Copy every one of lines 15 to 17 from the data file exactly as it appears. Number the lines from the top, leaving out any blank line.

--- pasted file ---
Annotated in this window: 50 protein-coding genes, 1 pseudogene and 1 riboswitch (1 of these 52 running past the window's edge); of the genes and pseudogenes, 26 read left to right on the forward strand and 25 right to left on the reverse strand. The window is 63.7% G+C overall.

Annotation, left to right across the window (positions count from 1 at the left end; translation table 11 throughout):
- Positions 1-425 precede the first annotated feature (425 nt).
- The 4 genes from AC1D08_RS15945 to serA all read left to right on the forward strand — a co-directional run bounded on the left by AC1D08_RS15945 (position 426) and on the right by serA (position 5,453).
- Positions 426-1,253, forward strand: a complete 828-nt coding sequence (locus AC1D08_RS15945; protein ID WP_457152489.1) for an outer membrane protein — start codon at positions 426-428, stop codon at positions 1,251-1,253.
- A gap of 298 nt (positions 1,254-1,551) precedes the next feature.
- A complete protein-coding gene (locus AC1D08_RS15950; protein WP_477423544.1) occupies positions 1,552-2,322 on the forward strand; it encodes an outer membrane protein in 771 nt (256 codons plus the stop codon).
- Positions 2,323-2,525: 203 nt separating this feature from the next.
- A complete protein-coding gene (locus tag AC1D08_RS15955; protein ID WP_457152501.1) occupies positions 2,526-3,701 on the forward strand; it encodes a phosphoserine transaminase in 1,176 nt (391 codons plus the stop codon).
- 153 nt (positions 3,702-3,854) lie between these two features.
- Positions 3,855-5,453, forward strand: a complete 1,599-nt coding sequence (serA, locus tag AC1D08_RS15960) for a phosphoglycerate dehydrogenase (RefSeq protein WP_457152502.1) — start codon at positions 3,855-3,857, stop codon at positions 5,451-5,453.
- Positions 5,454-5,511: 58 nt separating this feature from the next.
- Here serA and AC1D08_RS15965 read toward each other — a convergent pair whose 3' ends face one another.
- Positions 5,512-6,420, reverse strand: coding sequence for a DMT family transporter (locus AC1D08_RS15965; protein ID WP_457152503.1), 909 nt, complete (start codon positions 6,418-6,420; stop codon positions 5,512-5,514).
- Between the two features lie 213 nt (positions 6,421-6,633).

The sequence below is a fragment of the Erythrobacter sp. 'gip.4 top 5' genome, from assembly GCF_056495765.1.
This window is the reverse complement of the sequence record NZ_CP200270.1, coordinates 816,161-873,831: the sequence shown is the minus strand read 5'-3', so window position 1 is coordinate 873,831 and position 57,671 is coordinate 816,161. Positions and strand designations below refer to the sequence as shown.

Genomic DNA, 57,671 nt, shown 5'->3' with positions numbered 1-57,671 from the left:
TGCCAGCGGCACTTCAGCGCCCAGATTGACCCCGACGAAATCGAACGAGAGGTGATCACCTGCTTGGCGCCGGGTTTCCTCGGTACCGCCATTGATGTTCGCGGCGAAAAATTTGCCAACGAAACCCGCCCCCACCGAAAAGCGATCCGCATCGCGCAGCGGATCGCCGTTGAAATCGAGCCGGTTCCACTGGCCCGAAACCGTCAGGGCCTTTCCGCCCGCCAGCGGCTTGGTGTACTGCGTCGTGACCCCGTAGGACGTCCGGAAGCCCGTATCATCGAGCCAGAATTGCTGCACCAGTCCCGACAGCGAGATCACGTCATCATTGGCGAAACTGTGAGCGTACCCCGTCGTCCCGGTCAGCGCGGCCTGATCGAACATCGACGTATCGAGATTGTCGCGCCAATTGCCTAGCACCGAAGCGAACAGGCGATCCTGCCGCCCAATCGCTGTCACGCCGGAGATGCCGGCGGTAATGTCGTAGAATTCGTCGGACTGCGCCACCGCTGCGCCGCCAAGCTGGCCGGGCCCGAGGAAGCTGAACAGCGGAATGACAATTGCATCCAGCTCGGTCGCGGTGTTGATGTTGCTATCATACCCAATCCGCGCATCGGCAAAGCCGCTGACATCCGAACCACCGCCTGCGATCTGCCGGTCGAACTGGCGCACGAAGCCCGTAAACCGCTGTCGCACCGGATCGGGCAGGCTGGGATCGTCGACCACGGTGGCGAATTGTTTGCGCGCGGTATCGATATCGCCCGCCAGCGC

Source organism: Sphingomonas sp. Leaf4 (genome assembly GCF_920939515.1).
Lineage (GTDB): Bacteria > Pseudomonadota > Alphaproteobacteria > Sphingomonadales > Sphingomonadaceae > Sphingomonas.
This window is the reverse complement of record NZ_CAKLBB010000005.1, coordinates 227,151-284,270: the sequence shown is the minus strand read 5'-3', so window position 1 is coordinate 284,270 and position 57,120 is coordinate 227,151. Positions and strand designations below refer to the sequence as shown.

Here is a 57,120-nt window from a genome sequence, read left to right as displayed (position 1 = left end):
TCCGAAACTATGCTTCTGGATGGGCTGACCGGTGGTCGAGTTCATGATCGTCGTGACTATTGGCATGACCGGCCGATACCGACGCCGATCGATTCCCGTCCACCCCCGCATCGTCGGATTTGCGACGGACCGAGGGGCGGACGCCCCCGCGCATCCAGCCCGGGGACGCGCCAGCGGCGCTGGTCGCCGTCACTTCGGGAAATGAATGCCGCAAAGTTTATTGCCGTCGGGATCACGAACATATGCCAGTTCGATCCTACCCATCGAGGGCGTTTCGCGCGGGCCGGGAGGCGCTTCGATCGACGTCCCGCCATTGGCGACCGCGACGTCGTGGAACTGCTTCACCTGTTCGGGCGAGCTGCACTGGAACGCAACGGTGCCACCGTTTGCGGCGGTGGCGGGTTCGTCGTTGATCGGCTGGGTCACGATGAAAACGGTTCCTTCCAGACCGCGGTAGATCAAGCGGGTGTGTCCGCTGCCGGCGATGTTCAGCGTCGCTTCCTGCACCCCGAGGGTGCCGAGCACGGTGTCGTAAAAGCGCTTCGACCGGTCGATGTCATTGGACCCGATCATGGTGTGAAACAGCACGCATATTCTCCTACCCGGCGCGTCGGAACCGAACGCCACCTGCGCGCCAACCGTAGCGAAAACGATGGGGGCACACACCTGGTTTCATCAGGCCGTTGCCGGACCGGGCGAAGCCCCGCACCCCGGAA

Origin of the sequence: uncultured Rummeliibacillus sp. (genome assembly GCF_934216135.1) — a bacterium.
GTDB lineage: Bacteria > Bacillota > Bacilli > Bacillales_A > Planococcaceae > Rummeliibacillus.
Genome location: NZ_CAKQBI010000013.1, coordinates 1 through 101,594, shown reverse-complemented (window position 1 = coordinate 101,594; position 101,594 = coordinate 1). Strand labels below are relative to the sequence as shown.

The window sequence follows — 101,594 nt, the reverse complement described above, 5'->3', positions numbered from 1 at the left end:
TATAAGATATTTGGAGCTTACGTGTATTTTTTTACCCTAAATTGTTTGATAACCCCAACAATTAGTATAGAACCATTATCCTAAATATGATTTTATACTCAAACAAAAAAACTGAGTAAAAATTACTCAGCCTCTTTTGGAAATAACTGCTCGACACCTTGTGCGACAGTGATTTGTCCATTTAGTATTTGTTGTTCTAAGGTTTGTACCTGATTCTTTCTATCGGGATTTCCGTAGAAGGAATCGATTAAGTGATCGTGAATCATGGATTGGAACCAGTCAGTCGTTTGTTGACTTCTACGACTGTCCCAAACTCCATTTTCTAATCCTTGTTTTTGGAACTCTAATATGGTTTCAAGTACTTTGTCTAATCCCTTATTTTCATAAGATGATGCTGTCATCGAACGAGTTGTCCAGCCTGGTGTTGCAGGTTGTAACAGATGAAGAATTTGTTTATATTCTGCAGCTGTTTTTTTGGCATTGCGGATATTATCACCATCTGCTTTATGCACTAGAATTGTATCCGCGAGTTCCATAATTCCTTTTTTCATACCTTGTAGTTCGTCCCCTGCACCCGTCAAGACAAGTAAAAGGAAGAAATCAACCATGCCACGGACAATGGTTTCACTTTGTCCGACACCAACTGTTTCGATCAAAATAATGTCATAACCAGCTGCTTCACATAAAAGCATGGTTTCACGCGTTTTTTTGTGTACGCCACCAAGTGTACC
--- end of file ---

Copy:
- Between the two features lie 213 nt (positions 6,421-6,633).

The sequence below is a fragment of the Erythrobacter sp. 'gip.4 top 5' genome, from assembly GCF_056495765.1.
This window is the reverse complement of the sequence record NZ_CP200270.1, coordinates 816,161-873,831: the sequence shown is the minus strand read 5'-3', so window position 1 is coordinate 873,831 and position 57,671 is coordinate 816,161. Positions and strand designations below refer to the sequence as shown.